The Conference on Disarmament (CD) was established in 1979 as the international community’s single multilateral disarmament negotiating forum. The CD and its predecessors have negotiated a number of major multilateral arms control and disarmament agreements, including the Comprehensive Nuclear-Test-Ban Treaty. However, in recent years, the CD has been unable to make progress against its own schedule as a great debate over what to prioritize – counter-proliferation or disarmament – has divided its 65 members. This has led to new efforts to revitalize the CD so that it can move forward with its disarmament agenda.
Unfortunately, the Pacific Island Countries (PICs) are not CD members and thus not directly represented within these debates. Nevertheless, the PICs retain important national security interests in the outcome of the CD proceedings. Human security in the Pacific Islands is clearly tied to the mitigation of global high-end security threats, including those posed by emerging Nanotechnology, Biotechnology, Robotics, and Information and Communications (NBRIC) technologies and more traditional Chemical, Biological, Radiological, and Nuclear (CBRN) weapons. For this reason, it is important for PICs to possess the diplomatic capacity required to assess whether developments within the CD advance or impede their national security interests and intervene in international discourse on counter-proliferation and disarmament issues when necessary.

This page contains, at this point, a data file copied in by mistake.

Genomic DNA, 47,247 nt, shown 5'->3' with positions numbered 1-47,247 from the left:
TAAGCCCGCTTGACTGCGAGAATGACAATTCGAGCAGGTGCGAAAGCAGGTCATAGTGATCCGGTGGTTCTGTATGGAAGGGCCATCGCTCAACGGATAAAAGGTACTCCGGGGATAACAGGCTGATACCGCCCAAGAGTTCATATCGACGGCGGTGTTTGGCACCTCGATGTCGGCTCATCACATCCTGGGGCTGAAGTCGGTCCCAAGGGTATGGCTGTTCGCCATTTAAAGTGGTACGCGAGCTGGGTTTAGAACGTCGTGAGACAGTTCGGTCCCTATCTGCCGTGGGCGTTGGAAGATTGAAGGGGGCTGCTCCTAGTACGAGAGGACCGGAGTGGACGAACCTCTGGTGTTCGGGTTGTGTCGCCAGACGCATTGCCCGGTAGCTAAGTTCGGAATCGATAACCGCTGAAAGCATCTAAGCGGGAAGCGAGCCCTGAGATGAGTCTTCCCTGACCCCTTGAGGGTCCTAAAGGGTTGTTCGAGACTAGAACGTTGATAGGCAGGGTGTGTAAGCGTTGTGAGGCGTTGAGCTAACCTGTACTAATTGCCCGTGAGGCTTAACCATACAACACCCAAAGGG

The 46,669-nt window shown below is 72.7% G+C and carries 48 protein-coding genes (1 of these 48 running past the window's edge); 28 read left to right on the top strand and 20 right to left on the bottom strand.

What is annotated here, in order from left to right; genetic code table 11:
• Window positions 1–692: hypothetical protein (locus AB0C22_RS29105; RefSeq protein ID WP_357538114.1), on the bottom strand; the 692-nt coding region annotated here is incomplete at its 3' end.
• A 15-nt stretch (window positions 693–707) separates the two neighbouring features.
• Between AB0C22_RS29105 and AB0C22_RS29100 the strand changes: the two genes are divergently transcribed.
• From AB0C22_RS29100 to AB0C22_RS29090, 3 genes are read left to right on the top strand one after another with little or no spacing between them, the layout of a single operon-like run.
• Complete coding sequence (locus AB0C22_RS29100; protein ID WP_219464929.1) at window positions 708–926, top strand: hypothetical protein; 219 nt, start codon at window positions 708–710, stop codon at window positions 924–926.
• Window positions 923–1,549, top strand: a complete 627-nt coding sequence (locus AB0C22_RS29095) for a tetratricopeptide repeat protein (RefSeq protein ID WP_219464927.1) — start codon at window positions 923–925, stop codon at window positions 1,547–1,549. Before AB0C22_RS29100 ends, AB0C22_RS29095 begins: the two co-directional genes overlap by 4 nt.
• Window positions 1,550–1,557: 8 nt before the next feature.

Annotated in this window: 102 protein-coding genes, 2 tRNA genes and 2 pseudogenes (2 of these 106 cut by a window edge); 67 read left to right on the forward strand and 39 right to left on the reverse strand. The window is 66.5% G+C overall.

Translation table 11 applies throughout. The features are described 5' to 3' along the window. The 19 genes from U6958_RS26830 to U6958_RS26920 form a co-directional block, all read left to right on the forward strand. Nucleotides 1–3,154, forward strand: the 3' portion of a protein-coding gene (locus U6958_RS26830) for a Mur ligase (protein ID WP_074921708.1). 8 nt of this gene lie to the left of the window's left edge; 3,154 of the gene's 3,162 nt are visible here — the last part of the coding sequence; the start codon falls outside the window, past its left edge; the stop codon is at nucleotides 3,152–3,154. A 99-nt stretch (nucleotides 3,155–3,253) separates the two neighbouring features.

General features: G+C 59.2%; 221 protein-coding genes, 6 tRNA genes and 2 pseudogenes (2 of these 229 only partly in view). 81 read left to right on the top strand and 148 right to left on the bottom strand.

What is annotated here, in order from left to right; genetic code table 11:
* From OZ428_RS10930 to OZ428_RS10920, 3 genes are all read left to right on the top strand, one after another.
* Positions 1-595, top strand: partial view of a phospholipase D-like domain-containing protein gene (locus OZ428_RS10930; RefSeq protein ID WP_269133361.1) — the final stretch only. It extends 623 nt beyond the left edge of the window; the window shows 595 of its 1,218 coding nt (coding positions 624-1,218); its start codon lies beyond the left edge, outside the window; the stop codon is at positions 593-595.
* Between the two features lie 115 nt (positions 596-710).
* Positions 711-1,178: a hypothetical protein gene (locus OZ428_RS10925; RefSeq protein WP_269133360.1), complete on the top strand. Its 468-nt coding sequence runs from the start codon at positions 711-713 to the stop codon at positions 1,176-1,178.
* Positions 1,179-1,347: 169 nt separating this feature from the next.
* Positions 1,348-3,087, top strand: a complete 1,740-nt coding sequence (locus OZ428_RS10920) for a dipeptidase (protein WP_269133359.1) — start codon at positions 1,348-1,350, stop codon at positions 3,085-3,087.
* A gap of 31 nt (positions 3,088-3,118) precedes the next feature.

The Federation of American Scientists and the Pacific Islands Society recognize that young experts in foreign policy play a key role in PIC engagement on counter-proliferation and disarmament issues. The two organizations have therefore partnered to launch the “Pacific Young Leaders on Disarmament Project” to provide these young experts in foreign policy with an international forum to voice their ideas. Specifically, Pacific Young Leaders on Disarmament have been asked to draft a hypothetical statement from their country to the Conference on Disarmament that advances their country’s national security interests against the CD schedule. The Federation for American Scientists will then post these statements on the FAS Strategic Security Blog. At the conclusion of the project, the statements will be bound and the full collection will be delivered to the Conference on Disarmament.
The “Pacific Young Leaders on Disarmament Project” is currently accepting applicants from the following PIC member states Fiji, Tonga, Samoa, Vanuatu, Kiribati, Nauru, Solomon Islands, Federated States of Micronesia, Palau, Niue, Republic of Marshall Islands, and Tuvalu as well as French Polynesia, New Caledonia, American Samoa, Tokelau, Guam, Timor-Leste, Wallis and Futuna, Hawai`i, and the Northern Mariana Islands. To put forth an application for consideration, please email your resume, statement of interest, and a draft “Statement to the Conference on Disarmament” to firstname.lastname@example.org. The draft statement should be similar in length and substance to those regularly provided to the CD by member states.